Video Of Cyborg Professor With Camera on Back of His Head!

Wafaa Bilal tinkers with his newly installed camera. Is the cybernetic artist's new eye a sign of things to come?

Never question the resolve of an artist. First off, they are crazy enough to do anything. More importantly, some of them are secretly cyborgs. NYU Professor Wafaa Bilal announced his intent to install a camera on the back of his head earlier this season, and, true to his word, he is now walking around with the device surgically implanted. Bilal, an Iraq-born artist, has a history of controversial projects aimed at getting audiences to explore the limits and boundaries of society. Now, his backwards facing camera will stream the part of the world he never sees to visitors at the Mathaf Arab Museum of Modern Art in Qatar. The art project, entitled “The 3rd I” will go live on December 15th and continue for a year. Take a look at the cybernetic camera and listen to Bilal explain his work in the video from the Associated Press below. Two hours of surgery with nothing but local anesthesia – well, no one said becoming a cyborg (or an artist) was easy.

As we discussed in our earlier coverage, Bilal’s artistic venture into lifelogging is about more than getting an extra set of eyes in the back of his head. It’s also about exploring how society excepts the changing mores about recording what’s around you. NYU administrators have required Bilal to cover the camera while on campus to preserve the privacy of their students. Students who in all likelihood take pictures of each other all the time and share intimate details about hookups on Facebook. To NYU, there’s still a difference between choosing to be recorded, and having someone record you without your knowledge. Could that change? The upcoming generation is being raised in a culture that’s far more open than the previous one. How long until they expect every part of their lives to be captured on video? Bilal’s previous artworks have explored American angst about terrorism, global racism, and war. “The 3rd I” seems less dramatic in comparison, but I think the issues it raises could become more important in the years ahead than anyone expects.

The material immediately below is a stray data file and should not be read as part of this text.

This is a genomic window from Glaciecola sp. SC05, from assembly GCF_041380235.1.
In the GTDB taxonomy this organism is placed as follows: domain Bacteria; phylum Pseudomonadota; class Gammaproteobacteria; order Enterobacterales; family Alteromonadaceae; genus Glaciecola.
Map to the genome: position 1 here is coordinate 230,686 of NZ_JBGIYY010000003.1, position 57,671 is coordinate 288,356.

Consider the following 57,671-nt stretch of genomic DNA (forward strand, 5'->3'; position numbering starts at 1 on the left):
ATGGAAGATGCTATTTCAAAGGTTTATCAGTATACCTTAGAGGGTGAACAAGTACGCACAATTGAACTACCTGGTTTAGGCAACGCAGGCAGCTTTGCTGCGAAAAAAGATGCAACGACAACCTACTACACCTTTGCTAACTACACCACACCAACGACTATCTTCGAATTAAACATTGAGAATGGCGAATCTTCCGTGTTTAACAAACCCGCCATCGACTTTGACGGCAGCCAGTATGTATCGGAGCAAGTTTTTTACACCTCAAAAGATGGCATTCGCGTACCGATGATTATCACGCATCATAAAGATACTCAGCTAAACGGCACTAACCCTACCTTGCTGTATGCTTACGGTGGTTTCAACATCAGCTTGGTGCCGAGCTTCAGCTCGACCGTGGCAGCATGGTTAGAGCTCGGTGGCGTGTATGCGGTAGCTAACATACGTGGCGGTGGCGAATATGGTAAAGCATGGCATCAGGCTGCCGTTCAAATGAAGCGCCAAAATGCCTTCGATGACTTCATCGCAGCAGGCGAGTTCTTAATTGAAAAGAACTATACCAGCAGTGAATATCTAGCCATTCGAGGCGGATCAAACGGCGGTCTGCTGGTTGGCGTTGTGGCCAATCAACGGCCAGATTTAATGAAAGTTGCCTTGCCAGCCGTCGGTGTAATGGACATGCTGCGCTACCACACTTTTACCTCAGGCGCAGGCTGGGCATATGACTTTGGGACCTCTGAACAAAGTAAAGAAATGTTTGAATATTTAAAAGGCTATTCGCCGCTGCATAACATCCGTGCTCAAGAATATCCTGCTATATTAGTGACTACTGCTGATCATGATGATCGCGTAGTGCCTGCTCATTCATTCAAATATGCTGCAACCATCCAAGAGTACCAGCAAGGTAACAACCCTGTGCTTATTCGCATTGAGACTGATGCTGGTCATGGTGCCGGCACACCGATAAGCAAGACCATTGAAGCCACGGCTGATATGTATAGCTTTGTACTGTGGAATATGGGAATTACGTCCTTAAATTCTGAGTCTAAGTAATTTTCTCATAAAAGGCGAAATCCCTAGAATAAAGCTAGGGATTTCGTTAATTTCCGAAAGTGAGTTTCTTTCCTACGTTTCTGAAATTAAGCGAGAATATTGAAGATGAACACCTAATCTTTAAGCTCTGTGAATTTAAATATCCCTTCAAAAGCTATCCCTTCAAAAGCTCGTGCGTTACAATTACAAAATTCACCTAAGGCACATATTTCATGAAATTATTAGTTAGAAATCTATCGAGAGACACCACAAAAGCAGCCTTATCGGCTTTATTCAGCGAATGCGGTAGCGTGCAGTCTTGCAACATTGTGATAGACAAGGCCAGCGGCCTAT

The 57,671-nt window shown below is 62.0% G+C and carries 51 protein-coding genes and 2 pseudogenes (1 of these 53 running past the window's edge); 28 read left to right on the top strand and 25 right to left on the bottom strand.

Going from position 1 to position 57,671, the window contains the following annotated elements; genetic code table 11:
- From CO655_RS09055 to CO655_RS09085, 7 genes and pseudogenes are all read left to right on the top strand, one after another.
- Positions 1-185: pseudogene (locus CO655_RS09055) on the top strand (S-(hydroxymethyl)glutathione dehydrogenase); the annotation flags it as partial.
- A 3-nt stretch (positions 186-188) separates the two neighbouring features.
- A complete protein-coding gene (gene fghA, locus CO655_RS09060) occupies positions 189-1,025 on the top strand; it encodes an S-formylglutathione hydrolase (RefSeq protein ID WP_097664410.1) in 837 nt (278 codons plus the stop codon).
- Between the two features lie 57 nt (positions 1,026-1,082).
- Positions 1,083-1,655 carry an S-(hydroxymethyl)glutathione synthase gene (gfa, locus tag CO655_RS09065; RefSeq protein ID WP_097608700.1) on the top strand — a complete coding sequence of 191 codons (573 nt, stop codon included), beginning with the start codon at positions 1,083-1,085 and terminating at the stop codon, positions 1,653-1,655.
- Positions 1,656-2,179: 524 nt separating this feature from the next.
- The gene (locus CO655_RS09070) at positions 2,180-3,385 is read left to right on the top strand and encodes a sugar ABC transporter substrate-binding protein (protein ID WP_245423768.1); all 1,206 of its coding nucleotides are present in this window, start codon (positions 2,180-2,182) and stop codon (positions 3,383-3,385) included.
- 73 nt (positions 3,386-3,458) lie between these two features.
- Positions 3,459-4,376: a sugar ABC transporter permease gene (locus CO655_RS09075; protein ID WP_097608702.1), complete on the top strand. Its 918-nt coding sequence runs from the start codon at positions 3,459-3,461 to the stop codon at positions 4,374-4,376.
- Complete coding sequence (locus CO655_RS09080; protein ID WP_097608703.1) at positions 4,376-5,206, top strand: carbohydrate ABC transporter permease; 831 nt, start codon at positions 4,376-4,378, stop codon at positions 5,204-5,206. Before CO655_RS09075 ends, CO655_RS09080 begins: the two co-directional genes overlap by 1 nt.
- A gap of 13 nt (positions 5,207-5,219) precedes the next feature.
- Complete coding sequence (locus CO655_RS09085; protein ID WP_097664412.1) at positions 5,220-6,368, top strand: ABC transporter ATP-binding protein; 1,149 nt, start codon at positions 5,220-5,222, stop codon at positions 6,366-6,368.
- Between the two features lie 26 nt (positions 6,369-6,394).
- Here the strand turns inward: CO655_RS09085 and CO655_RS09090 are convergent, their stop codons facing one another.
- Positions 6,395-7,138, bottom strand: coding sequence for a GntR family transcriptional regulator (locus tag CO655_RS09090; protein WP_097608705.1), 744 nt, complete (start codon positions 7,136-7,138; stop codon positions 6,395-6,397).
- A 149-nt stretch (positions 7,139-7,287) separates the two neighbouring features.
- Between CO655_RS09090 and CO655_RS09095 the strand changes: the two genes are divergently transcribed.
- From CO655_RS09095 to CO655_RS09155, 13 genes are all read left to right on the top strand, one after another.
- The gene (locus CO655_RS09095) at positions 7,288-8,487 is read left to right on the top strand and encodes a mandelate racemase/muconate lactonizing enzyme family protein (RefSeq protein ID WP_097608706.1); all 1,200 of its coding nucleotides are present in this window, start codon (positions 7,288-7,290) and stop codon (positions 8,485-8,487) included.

[screen capture and video credit: Associated Press]
[source: The 3rd I,, AP]

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